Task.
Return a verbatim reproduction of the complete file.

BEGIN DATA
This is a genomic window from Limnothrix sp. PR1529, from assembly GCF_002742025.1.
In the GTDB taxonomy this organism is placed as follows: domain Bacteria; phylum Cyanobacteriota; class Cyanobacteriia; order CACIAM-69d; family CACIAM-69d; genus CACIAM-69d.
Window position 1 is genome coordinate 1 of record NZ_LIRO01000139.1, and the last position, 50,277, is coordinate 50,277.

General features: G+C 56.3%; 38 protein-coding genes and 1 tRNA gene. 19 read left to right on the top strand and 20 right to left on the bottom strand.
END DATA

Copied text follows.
This is a genomic window from Limnothrix sp. PR1529, from assembly GCF_002742025.1.
In the GTDB taxonomy this organism is placed as follows: domain Bacteria; phylum Cyanobacteriota; class Cyanobacteriia; order CACIAM-69d; family CACIAM-69d; genus CACIAM-69d.
Window position 1 is genome coordinate 1 of record NZ_LIRO01000139.1, and the last position, 50,277, is coordinate 50,277.

General features: G+C 56.3%; 38 protein-coding genes and 1 tRNA gene. 19 read left to right on the top strand and 20 right to left on the bottom strand.